Rio Tinto’s jadarite mining project in western Serbia is minimally financially profitable

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The project of jadarite mining in western Serbia by the company Rio Tinto could not only be disastrous for the environment, but it is also very likely minimally financially profitable, that is – economically unjustified.
Marko Vujic from the Center for Environmental Policy at the Faculty of Political Sciences told that Rio Tinto’s investment would increase the number of jobs in Serbia by only 0.1 percent, while the budget profit would be less than one percent of our annual GDP.
“Serbia has been in a paradoxical situation for years, so that due to a little heat, mostly personal, we leave our own rivers, forests, fields, and now entire parts of Serbia,” Vujic said.
From credible colleagues from natural and technical sciences, Vujic added, we learn that Rio Tinto would use large amounts of sulfuric acid at temperatures of 300 degrees celsius in the process of exploitation of jadarite, which can be reduced only by using the toxic gas silicon fluoride.
Shamefully low ore rent
Vujic emphasizes that, before each negotiation with Rio Tinto, the ore rent should have been raised, which is “devastatingly the lowest in Europe”, “for this type of ore it is a miserable four percent”, and that the paint should have been brought at least to the level of Croatia where 10 percent or Slovenia where you can earn income on the basis of ores with a compensation of 18 percent of the ore rent to the state.
By the way, “Rio Tinto” did announce significant investments for Serbia, already this year. First, when it comes to the “Jadar” project, the company “Rio Tinto” plans to invest more than 100 million dollars in environmental protection, and close to 40 million dollars in a water treatment plant.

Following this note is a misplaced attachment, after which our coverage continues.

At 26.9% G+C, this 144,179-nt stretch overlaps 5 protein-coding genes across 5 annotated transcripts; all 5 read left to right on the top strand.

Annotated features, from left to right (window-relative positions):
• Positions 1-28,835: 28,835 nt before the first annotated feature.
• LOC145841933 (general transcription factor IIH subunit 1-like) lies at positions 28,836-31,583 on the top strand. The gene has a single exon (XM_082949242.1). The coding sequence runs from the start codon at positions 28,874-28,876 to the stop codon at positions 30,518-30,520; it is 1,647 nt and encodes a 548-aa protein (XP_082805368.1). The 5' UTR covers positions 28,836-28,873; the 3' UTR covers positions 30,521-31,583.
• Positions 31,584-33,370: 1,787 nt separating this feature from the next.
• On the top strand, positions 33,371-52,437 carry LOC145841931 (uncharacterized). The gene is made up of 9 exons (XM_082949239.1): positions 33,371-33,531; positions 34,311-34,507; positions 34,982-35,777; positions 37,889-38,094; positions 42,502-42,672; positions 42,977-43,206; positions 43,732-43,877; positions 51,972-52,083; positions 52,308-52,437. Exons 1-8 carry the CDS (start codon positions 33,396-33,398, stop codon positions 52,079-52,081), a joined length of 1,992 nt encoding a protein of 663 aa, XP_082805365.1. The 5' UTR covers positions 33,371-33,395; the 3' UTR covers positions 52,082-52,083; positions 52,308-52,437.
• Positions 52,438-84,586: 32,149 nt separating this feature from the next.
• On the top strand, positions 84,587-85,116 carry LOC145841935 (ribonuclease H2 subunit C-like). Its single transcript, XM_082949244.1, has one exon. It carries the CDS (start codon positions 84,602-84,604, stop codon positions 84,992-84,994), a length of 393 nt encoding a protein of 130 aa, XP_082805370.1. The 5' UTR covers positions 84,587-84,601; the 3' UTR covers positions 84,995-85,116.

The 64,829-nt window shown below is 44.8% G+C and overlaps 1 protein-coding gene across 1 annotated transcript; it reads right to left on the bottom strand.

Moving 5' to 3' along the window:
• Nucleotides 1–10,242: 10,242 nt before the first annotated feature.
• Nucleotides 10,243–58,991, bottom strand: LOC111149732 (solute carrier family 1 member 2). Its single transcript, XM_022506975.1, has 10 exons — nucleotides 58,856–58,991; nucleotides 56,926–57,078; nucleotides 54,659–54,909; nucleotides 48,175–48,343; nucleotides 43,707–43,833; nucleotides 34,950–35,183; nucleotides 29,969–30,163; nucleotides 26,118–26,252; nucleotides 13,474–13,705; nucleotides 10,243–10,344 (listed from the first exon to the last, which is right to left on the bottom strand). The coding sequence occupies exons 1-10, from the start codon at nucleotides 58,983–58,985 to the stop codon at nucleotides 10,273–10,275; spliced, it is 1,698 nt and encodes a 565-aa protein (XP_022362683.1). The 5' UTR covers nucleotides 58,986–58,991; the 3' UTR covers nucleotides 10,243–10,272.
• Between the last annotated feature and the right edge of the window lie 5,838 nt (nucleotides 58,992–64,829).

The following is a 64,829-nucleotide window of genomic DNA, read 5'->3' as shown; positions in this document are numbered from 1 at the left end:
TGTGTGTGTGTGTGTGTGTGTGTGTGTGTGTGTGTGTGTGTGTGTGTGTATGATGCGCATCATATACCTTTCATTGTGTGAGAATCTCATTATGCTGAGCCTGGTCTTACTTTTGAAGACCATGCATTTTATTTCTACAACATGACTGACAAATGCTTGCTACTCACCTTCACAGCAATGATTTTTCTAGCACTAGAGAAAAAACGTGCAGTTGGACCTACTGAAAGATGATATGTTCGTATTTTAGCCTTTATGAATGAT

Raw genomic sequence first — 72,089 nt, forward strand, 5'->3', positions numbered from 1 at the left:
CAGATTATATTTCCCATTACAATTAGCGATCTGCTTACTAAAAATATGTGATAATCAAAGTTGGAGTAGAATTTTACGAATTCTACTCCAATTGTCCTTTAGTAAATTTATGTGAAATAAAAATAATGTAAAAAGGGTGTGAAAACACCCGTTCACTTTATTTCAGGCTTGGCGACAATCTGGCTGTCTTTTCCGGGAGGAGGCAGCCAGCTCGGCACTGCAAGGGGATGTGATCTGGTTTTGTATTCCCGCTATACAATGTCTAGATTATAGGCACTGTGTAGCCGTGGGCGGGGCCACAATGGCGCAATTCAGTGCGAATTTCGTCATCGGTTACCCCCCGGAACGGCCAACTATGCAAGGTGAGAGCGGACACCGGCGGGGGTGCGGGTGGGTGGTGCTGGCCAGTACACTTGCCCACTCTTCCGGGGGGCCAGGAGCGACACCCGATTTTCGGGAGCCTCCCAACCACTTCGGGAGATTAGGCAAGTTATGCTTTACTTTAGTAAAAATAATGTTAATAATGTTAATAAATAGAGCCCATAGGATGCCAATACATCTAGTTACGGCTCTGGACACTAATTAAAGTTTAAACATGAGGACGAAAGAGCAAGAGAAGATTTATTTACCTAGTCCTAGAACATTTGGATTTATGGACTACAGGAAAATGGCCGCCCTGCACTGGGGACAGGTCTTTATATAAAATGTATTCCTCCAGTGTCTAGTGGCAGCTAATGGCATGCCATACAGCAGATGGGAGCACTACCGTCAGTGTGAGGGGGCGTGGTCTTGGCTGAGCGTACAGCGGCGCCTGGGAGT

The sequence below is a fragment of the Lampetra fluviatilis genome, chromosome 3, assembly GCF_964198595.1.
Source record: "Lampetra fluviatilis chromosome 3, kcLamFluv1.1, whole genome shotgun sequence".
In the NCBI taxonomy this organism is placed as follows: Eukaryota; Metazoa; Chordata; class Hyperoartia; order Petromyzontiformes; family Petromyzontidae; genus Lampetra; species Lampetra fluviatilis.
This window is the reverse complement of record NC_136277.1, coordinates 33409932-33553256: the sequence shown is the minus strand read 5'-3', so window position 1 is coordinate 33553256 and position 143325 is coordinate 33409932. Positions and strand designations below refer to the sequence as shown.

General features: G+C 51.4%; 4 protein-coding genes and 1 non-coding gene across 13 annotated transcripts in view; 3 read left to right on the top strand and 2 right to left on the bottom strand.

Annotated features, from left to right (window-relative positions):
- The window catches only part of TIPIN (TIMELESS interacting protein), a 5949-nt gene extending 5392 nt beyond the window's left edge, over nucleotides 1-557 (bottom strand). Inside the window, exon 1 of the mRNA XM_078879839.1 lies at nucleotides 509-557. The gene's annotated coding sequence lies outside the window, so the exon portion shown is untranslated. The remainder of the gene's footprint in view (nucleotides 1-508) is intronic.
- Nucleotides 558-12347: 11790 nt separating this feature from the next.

After the meeting with President Vucic, the company stated that by the end of 2021, a total of 450 million dollars will be invested in the “Jadar” project and in geological research, development of processing technology, studies and project preparation.
Then where is the problem?
It may sound dramatic, but the question is: even if it earns it, who will spend this money? Because, if the predictions of environmentalist and activists are realized, a wave of exodus of the population could start from Serbia due to the terrible disturbance of the environment.
The first examples of this scenario appear: Five locals from the vicinity of Loznica received compensation from Rio Tinto after groundwater was spilled on their crops during the investigation. The laboratory report, which BIRN had access to, shows that the leaked water contains elevated concentrations of boron, sodium and other chemical elements. recently spoke with four prominent scientists from the field related to mining and environment, who were very explicit – Rio Tinto should not work in this region of Serbia.
“At the moment, the biggest problem is arsenic. At least that’s what it looks like according to the Strategic Impact Assessment that was done. Arsenic is a carcinogen. If arsenic appears in watercourses, there is a possibility of malignant diseases,” said for our portal the professor of the Faculty of Medicine Petar Bulat, commenting on the “Jadar” project.
He adds that the other elements mentioned are carcinogenic: cadmium, chromium, nickel, Nova reports.